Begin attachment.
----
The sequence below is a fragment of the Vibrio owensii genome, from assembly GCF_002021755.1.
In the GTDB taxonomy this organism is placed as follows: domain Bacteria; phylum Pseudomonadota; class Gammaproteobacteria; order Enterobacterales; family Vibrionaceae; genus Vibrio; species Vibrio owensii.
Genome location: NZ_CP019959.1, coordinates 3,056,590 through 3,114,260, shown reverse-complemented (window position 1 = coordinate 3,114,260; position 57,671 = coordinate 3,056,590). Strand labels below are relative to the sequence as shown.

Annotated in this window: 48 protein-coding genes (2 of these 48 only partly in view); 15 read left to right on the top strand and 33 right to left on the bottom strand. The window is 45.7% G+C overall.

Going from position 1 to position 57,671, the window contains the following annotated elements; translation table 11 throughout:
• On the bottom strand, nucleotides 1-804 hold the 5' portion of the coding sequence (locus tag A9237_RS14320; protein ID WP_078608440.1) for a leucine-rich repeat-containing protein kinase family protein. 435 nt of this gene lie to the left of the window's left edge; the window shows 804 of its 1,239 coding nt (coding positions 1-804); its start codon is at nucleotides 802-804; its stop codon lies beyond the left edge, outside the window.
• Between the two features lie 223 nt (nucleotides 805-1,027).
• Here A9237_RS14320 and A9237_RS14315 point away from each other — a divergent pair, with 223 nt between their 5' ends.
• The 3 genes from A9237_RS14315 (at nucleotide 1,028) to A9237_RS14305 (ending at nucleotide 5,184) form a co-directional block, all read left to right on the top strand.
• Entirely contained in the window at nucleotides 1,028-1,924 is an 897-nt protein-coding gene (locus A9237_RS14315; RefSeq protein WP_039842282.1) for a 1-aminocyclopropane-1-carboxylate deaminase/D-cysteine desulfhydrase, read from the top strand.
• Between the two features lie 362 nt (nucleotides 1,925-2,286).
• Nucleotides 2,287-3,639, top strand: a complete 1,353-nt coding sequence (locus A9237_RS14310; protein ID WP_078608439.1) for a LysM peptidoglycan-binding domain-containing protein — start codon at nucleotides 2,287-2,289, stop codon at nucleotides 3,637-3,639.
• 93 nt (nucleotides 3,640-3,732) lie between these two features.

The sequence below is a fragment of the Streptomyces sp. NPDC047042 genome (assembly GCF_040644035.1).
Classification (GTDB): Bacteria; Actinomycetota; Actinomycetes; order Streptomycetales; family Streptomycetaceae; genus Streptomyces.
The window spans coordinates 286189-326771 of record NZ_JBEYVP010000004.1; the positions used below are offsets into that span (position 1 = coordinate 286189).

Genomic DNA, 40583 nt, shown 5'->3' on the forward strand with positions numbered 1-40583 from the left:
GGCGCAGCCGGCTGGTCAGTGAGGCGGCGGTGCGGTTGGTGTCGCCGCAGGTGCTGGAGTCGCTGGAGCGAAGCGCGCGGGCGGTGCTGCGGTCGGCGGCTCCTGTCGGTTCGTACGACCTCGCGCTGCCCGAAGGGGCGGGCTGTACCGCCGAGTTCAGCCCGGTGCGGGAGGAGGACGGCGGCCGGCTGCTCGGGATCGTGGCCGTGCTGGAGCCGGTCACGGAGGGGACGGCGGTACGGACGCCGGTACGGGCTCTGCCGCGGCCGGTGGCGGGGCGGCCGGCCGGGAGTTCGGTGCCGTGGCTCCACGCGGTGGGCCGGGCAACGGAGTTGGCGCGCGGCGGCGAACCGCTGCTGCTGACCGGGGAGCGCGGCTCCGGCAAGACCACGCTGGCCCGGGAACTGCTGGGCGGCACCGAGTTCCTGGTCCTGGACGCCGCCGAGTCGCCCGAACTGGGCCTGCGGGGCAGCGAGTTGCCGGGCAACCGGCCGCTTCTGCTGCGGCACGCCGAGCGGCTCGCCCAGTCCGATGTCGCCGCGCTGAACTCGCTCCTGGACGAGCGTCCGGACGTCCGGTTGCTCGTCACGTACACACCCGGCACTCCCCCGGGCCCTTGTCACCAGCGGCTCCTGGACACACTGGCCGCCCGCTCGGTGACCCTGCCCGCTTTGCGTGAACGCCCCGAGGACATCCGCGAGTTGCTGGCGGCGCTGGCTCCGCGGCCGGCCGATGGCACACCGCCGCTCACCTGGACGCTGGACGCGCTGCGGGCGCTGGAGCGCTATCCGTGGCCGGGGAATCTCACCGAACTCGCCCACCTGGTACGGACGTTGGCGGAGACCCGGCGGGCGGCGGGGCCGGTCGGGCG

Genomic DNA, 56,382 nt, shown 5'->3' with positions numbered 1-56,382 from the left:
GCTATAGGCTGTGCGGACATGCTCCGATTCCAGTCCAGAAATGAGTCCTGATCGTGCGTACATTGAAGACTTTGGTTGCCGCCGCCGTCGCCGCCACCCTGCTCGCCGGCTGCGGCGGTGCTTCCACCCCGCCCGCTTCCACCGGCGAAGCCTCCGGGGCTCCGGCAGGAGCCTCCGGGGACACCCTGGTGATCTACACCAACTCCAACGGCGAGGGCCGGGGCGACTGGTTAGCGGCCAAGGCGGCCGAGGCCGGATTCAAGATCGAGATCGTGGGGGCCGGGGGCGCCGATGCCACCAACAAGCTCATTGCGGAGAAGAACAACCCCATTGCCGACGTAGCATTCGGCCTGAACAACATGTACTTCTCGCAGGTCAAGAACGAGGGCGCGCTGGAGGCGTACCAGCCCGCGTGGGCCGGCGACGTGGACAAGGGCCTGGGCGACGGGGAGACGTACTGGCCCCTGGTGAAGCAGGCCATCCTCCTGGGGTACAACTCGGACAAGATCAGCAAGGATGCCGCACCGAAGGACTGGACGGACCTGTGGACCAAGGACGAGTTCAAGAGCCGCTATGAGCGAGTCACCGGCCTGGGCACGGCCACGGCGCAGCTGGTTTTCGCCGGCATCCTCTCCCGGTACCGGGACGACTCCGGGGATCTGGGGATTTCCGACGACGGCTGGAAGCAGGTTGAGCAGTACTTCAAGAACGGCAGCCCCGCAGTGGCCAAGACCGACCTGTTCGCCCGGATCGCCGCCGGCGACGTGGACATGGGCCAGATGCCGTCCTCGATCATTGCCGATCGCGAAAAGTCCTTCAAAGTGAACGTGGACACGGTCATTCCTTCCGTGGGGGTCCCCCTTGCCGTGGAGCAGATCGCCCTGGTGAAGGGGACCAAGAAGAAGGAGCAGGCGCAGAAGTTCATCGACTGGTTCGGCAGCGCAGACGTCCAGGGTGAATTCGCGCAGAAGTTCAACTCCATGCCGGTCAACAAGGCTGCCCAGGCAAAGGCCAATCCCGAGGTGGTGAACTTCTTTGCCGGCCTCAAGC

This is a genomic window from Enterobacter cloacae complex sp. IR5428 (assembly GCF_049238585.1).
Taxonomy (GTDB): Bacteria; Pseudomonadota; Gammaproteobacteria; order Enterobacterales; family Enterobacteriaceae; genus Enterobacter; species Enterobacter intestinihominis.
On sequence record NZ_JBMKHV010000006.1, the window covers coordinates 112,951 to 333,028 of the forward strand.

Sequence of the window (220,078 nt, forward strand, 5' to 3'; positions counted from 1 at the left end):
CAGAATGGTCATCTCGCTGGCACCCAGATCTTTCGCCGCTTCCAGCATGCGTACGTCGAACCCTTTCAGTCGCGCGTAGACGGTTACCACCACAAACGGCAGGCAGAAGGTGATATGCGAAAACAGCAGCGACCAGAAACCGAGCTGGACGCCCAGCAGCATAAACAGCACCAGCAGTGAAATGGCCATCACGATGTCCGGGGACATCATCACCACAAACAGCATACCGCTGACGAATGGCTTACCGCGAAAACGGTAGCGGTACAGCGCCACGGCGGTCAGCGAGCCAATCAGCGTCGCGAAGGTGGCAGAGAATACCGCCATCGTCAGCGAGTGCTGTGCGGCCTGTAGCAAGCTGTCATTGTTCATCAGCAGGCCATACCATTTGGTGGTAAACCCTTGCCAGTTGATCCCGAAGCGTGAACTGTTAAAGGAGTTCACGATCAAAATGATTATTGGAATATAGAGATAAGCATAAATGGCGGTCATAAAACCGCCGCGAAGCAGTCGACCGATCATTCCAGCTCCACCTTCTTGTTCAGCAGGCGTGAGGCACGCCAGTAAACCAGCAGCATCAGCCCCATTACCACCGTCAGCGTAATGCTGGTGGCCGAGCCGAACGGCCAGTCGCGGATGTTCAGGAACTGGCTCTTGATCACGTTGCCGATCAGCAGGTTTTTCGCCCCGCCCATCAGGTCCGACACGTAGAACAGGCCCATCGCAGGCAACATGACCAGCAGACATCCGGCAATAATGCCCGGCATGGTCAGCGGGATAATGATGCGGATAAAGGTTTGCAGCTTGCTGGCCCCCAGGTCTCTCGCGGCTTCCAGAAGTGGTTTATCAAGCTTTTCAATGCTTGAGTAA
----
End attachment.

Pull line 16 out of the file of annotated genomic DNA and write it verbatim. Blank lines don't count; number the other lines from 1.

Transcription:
The window spans coordinates 286189-326771 of record NZ_JBEYVP010000004.1; the positions used below are offsets into that span (position 1 = coordinate 286189).